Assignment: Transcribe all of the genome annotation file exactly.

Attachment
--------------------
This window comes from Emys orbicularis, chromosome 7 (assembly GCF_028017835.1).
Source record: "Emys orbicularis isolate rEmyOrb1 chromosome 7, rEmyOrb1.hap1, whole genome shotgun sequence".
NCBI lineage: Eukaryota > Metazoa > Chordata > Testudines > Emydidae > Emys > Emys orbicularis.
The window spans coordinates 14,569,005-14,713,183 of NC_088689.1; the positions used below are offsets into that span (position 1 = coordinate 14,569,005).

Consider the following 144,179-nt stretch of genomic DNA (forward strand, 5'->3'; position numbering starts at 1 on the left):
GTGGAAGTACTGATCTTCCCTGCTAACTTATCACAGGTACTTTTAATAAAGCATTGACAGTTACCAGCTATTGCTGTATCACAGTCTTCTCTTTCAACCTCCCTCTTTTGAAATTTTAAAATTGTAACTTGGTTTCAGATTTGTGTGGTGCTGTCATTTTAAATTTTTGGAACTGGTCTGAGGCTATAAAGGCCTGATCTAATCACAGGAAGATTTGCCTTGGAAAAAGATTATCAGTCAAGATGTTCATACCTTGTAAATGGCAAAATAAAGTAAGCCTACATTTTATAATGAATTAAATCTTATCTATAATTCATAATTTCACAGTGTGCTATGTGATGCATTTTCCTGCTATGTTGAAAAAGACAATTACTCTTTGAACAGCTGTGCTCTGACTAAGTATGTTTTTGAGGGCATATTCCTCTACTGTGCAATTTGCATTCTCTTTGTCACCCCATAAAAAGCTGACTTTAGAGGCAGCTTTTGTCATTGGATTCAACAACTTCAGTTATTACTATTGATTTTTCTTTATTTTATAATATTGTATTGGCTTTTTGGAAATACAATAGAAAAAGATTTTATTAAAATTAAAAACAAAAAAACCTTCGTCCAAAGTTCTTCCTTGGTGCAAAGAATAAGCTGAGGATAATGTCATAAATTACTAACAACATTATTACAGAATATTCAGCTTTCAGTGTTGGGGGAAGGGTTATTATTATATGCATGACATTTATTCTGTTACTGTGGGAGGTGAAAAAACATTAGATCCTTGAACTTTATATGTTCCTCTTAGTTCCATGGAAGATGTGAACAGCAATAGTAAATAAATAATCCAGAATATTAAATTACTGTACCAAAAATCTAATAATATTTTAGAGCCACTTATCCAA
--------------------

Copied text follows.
This window comes from Emys orbicularis, chromosome 7 (assembly GCF_028017835.1).
Source record: "Emys orbicularis isolate rEmyOrb1 chromosome 7, rEmyOrb1.hap1, whole genome shotgun sequence".
NCBI lineage: Eukaryota > Metazoa > Chordata > Testudines > Emydidae > Emys > Emys orbicularis.
The window spans coordinates 14,569,005-14,713,183 of NC_088689.1; the positions used below are offsets into that span (position 1 = coordinate 14,569,005).

Consider the following 144,179-nt stretch of genomic DNA (forward strand, 5'->3'; position numbering starts at 1 on the left):
GTGGAAGTACTGATCTTCCCTGCTAACTTATCACAGGTACTTTTAATAAAGCATTGACAGTTACCAGCTATTGCTGTATCACAGTCTTCTCTTTCAACCTCCCTCTTTTGAAATTTTAAAATTGTAACTTGGTTTCAGATTTGTGTGGTGCTGTCATTTTAAATTTTTGGAACTGGTCTGAGGCTATAAAGGCCTGATCTAATCACAGGAAGATTTGCCTTGGAAAAAGATTATCAGTCAAGATGTTCATACCTTGTAAATGGCAAAATAAAGTAAGCCTACATTTTATAATGAATTAAATCTTATCTATAATTCATAATTTCACAGTGTGCTATGTGATGCATTTTCCTGCTATGTTGAAAAAGACAATTACTCTTTGAACAGCTGTGCTCTGACTAAGTATGTTTTTGAGGGCATATTCCTCTACTGTGCAATTTGCATTCTCTTTGTCACCCCATAAAAAGCTGACTTTAGAGGCAGCTTTTGTCATTGGATTCAACAACTTCAGTTATTACTATTGATTTTTCTTTATTTTATAATATTGTATTGGCTTTTTGGAAATACAATAGAAAAAGATTTTATTAAAATTAAAAACAAAAAAACCTTCGTCCAAAGTTCTTCCTTGGTGCAAAGAATAAGCTGAGGATAATGTCATAAATTACTAACAACATTATTACAGAATATTCAGCTTTCAGTGTTGGGGGAAGGGTTATTATTATATGCATGACATTTATTCTGTTACTGTGGGAGGTGAAAAAACATTAGATCCTTGAACTTTATATGTTCCTCTTAGTTCCATGGAAGATGTGAACAGCAATAGTAAATAAATAATCCAGAATATTAAATTACTGTACCAAAAATCTAATAATATTTTAGAGCCACTTATCCAA